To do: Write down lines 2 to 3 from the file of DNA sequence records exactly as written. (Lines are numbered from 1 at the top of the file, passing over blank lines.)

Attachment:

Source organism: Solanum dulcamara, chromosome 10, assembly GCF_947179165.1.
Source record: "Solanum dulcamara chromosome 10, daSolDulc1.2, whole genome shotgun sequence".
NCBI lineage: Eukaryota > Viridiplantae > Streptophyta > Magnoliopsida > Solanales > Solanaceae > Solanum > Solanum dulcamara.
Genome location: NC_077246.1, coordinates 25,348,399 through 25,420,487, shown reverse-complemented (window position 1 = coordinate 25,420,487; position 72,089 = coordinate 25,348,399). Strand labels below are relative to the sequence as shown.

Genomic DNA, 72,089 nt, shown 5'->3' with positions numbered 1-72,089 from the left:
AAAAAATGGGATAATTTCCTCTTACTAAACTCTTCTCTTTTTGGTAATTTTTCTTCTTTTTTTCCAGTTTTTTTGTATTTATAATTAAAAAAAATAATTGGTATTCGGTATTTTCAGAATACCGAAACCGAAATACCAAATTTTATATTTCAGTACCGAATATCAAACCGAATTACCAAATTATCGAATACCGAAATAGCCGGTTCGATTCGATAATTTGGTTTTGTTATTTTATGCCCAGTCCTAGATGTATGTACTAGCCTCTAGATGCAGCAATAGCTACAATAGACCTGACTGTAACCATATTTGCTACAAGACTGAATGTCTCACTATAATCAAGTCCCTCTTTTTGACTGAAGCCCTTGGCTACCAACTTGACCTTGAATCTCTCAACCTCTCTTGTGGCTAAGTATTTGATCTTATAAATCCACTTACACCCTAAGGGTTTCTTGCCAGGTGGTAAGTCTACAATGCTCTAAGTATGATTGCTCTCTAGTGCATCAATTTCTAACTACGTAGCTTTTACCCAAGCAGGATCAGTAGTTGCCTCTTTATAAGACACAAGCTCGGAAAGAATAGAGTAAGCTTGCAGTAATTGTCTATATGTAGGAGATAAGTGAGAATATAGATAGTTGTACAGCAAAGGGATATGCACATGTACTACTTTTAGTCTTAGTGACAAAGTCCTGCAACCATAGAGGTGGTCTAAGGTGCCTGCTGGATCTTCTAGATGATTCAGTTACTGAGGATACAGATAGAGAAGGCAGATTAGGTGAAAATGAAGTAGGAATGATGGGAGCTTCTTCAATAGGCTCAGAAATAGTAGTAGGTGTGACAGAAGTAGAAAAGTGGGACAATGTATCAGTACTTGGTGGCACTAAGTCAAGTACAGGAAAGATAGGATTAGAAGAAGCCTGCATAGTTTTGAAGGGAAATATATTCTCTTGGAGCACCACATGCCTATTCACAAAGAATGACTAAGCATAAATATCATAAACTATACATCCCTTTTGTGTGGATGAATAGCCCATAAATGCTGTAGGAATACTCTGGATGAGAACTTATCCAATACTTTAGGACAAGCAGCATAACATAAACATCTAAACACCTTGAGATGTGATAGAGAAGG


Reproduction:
Source record: "Solanum dulcamara chromosome 10, daSolDulc1.2, whole genome shotgun sequence".
NCBI lineage: Eukaryota > Viridiplantae > Streptophyta > Magnoliopsida > Solanales > Solanaceae > Solanum > Solanum dulcamara.